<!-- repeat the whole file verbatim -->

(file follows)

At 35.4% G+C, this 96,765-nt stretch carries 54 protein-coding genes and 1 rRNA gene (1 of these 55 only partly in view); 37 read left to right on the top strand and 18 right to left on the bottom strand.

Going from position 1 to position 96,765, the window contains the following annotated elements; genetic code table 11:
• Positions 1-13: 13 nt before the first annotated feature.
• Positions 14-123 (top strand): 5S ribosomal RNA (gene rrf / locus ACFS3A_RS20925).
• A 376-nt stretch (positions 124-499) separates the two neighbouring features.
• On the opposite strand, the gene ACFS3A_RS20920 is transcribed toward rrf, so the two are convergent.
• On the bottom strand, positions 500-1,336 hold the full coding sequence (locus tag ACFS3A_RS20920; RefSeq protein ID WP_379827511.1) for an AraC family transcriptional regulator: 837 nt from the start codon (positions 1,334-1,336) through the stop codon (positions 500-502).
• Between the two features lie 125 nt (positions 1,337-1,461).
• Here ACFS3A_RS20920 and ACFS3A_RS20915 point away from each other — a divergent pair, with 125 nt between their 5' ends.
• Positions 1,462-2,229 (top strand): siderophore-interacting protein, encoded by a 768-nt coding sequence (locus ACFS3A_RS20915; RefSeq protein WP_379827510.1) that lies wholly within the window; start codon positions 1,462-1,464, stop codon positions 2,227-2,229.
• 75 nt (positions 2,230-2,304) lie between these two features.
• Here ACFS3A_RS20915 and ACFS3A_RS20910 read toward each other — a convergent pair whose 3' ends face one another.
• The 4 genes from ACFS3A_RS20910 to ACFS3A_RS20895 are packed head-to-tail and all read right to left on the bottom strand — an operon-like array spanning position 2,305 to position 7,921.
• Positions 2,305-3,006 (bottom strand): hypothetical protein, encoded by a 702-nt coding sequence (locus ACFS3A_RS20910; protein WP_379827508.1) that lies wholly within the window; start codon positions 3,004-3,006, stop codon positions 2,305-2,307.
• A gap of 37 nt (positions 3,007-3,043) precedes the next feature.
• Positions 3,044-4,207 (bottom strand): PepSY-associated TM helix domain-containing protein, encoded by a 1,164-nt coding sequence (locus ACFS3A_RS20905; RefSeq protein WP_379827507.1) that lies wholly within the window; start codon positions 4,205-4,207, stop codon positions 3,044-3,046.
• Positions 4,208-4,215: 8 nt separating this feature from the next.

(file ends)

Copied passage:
At 35.4% G+C, this 96,765-nt stretch carries 54 protein-coding genes and 1 rRNA gene (1 of these 55 only partly in view); 37 read left to right on the top strand and 18 right to left on the bottom strand.

Going from position 1 to position 96,765, the window contains the following annotated elements; genetic code table 11:
• Positions 1-13: 13 nt before the first annotated feature.
• Positions 14-123 (top strand): 5S ribosomal RNA (gene rrf / locus ACFS3A_RS20925).
• A 376-nt stretch (positions 124-499) separates the two neighbouring features.
• On the opposite strand, the gene ACFS3A_RS20920 is transcribed toward rrf, so the two are convergent.
• On the bottom strand, positions 500-1,336 hold the full coding sequence (locus tag ACFS3A_RS20920; RefSeq protein ID WP_379827511.1) for an AraC family transcriptional regulator: 837 nt from the start codon (positions 1,334-1,336) through the stop codon (positions 500-502).
• Between the two features lie 125 nt (positions 1,337-1,461).
• Here ACFS3A_RS20920 and ACFS3A_RS20915 point away from each other — a divergent pair, with 125 nt between their 5' ends.
• Positions 1,462-2,229 (top strand): siderophore-interacting protein, encoded by a 768-nt coding sequence (locus ACFS3A_RS20915; RefSeq protein WP_379827510.1) that lies wholly within the window; start codon positions 1,462-1,464, stop codon positions 2,227-2,229.
• 75 nt (positions 2,230-2,304) lie between these two features.
• Here ACFS3A_RS20915 and ACFS3A_RS20910 read toward each other — a convergent pair whose 3' ends face one another.
• The 4 genes from ACFS3A_RS20910 to ACFS3A_RS20895 are packed head-to-tail and all read right to left on the bottom strand — an operon-like array spanning position 2,305 to position 7,921.
• Positions 2,305-3,006 (bottom strand): hypothetical protein, encoded by a 702-nt coding sequence (locus ACFS3A_RS20910; protein WP_379827508.1) that lies wholly within the window; start codon positions 3,004-3,006, stop codon positions 2,305-2,307.
• A gap of 37 nt (positions 3,007-3,043) precedes the next feature.
• Positions 3,044-4,207 (bottom strand): PepSY-associated TM helix domain-containing protein, encoded by a 1,164-nt coding sequence (locus ACFS3A_RS20905; RefSeq protein WP_379827507.1) that lies wholly within the window; start codon positions 4,205-4,207, stop codon positions 3,044-3,046.
• Positions 4,208-4,215: 8 nt separating this feature from the next.